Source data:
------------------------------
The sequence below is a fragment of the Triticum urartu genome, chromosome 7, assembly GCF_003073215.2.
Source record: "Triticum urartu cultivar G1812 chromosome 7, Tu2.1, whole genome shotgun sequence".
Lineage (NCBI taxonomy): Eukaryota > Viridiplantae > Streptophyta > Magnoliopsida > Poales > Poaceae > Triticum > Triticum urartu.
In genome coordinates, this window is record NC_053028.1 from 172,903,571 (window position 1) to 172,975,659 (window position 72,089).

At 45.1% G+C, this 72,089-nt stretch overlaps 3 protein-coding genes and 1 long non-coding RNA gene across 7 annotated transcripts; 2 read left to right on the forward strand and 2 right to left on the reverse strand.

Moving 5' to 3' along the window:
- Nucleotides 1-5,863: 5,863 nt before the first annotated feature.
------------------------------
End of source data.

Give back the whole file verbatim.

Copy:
The sequence below is a fragment of the Triticum urartu genome, chromosome 7, assembly GCF_003073215.2.
Source record: "Triticum urartu cultivar G1812 chromosome 7, Tu2.1, whole genome shotgun sequence".
Lineage (NCBI taxonomy): Eukaryota > Viridiplantae > Streptophyta > Magnoliopsida > Poales > Poaceae > Triticum > Triticum urartu.
In genome coordinates, this window is record NC_053028.1 from 172,903,571 (window position 1) to 172,975,659 (window position 72,089).

At 45.1% G+C, this 72,089-nt stretch overlaps 3 protein-coding genes and 1 long non-coding RNA gene across 7 annotated transcripts; 2 read left to right on the forward strand and 2 right to left on the reverse strand.

Moving 5' to 3' along the window:
- Nucleotides 1-5,863: 5,863 nt before the first annotated feature.